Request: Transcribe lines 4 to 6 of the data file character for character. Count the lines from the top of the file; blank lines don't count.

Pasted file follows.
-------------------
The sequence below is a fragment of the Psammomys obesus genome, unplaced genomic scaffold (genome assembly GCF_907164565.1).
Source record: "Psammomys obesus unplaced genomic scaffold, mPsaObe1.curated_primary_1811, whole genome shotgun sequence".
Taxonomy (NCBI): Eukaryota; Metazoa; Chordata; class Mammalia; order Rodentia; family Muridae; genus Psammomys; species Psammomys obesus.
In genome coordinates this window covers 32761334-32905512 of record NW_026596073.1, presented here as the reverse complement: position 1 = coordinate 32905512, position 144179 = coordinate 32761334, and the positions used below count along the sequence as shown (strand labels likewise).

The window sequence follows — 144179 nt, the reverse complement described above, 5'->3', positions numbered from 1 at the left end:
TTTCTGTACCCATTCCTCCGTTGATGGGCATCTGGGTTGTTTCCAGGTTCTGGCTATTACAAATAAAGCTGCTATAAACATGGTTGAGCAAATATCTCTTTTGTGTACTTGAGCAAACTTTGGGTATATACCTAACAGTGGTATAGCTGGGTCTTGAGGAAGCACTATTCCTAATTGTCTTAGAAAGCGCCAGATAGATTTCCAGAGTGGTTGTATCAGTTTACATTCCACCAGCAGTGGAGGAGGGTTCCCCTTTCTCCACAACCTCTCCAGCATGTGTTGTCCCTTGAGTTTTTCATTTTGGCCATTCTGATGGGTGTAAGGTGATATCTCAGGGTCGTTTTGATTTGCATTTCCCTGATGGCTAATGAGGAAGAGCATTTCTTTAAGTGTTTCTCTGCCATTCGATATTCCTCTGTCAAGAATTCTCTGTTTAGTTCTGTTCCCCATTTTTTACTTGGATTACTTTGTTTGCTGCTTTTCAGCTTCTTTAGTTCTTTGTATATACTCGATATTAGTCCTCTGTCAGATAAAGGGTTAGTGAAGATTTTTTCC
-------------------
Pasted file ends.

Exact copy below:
In genome coordinates this window covers 32761334-32905512 of record NW_026596073.1, presented here as the reverse complement: position 1 = coordinate 32905512, position 144179 = coordinate 32761334, and the positions used below count along the sequence as shown (strand labels likewise).

The window sequence follows — 144179 nt, the reverse complement described above, 5'->3', positions numbered from 1 at the left end:
TTTCTGTACCCATTCCTCCGTTGATGGGCATCTGGGTTGTTTCCAGGTTCTGGCTATTACAAATAAAGCTGCTATAAACATGGTTGAGCAAATATCTCTTTTGTGTACTTGAGCAAACTTTGGGTATATACCTAACAGTGGTATAGCTGGGTCTTGAGGAAGCACTATTCCTAATTGTCTTAGAAAGCGCCAGATAGATTTCCAGAGTGGTTGTATCAGTTTACATTCCACCAGCAGTGGAGGAGGGTTCCCCTTTCTCCACAACCTCTCCAGCATGTGTTGTCCCTTGAGTTTTTCATTTTGGCCATTCTGATGGGTGTAAGGTGATATCTCAGGGTCGTTTTGATTTGCATTTCCCTGATGGCTAATGAGGAAGAGCATTTCTTTAAGTGTTTCTCTGCCATTCGATATTCCTCTGTCAAGAATTCTCTGTTTAGTTCTGTTCCCCATTTTTTACTTGGATTACTTTGTTTGCTGCTTTTCAGCTTCTTTAGTTCTTTGTATATACTCGATATTAGTCCTCTGTCAGATAAAGGGTTAGTGAAGATTTTTTCC